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New Apostolic Church Shuts Down Due To Low Congregation


New Apostolic Church Shuts Down Due To Low Congregation

Due to a decline in membership, the Salt River News Apostolic Church has closed.

Brian Christopher Atherton, a priest, organist, and choir director, said the congregation convened last Thursday for the final time and had merged with the church in nearby Observatory by Sunday.

“Because of the number of people on a Wednesday evening, sometimes eight people or 10 people, financially it was actually a problem for them to have so few members in a big church, because they must pay electricity and water and all these things, and there’s hardly any people because most of them have moved out.”

Atherton said he grew up in Salt River and many people were living in the area then due to low rental, mostly poorer larger families, which resulted in a fuller congregation.

As property owners started to sell and because of the associated exorbitant rental, people could no longer afford to live in the area and moved away, particularly to the Cape Flats, he said.

“Of course, they couldn’t buy the places, and that is how the congregation eventually diminished to what it is today.”

Congregants will move to neighbouring New Apostolic Churches in Woodstock and Observatory. The Salt River congregation totals about 70 people, but attendance could see half the numbers present “on a good day”, Atherton said.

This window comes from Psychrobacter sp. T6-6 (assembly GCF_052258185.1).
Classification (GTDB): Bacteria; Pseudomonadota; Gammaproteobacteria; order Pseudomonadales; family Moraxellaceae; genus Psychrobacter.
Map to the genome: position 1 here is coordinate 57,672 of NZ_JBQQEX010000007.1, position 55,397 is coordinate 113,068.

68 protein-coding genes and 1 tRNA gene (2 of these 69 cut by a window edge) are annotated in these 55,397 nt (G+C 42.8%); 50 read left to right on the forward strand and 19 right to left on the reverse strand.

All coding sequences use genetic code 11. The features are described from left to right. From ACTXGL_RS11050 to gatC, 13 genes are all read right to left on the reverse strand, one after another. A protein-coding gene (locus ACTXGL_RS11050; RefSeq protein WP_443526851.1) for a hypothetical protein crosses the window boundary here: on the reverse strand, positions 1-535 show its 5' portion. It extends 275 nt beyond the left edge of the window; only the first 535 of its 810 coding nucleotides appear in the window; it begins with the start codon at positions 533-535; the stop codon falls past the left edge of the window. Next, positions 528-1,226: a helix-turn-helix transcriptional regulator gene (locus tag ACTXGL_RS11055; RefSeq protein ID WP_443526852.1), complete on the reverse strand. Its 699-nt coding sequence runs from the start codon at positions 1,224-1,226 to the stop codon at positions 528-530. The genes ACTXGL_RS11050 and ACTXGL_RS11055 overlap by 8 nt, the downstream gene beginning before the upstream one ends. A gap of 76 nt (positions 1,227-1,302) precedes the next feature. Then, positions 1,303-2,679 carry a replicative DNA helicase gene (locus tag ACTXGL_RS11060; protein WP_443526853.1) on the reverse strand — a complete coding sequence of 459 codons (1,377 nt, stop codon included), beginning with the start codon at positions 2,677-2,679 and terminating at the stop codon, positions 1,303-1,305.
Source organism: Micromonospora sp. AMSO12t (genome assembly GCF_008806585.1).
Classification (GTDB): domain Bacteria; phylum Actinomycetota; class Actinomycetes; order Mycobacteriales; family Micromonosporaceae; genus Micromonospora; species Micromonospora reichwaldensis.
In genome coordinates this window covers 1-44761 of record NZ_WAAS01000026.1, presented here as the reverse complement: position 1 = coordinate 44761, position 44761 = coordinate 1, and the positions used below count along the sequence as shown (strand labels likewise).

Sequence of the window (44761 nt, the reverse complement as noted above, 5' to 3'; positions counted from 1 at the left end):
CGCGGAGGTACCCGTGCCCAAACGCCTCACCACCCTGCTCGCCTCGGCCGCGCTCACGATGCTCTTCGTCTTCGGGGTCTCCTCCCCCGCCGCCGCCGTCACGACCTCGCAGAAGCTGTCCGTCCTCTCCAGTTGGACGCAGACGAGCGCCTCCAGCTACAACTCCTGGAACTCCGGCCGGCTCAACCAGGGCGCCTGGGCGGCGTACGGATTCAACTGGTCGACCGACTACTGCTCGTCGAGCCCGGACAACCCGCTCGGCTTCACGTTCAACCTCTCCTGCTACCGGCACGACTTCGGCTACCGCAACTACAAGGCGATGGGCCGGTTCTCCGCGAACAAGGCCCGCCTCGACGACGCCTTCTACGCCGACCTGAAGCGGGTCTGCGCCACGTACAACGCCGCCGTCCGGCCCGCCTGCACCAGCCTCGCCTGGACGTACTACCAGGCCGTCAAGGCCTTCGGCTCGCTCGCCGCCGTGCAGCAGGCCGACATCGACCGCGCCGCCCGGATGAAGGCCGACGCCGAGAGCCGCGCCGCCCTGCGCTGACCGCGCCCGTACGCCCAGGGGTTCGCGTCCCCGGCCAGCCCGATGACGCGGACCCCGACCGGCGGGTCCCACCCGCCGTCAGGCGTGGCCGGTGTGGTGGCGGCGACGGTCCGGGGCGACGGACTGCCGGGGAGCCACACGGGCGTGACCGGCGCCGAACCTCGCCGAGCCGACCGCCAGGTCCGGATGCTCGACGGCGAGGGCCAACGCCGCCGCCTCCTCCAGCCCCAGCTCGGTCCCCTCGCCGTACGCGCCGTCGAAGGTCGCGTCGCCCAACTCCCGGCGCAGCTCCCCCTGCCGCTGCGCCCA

“The church still goes on. It’s just that there are no members to support the congregation in the building. Because you need money to support the building, you can’t have seven, eight people every Wednesday.”

The building is not large, but could comfortably accommodate about 130 people. There would be about 20 congregants on Sundays, he said.

Atherton said he was unsure of the future of the building, but surmised it would be sold.

The congregation occupied the space for 42 years in Coleridge Road, after it was inaugurated on May 6, 1981.

Former minister in the congregation, Colin Jooste, said: “Hundreds of newborn babies were baptised and sealed in the congregation. It was indeed a dynamic congregation. An equal number of teenagers were confirmed, and, over the years, tens of dozens were joined in holy matrimony.

“My wife and I got married there and three of our five children were confirmed in Salt River. Both my parents were buried out of the church.”

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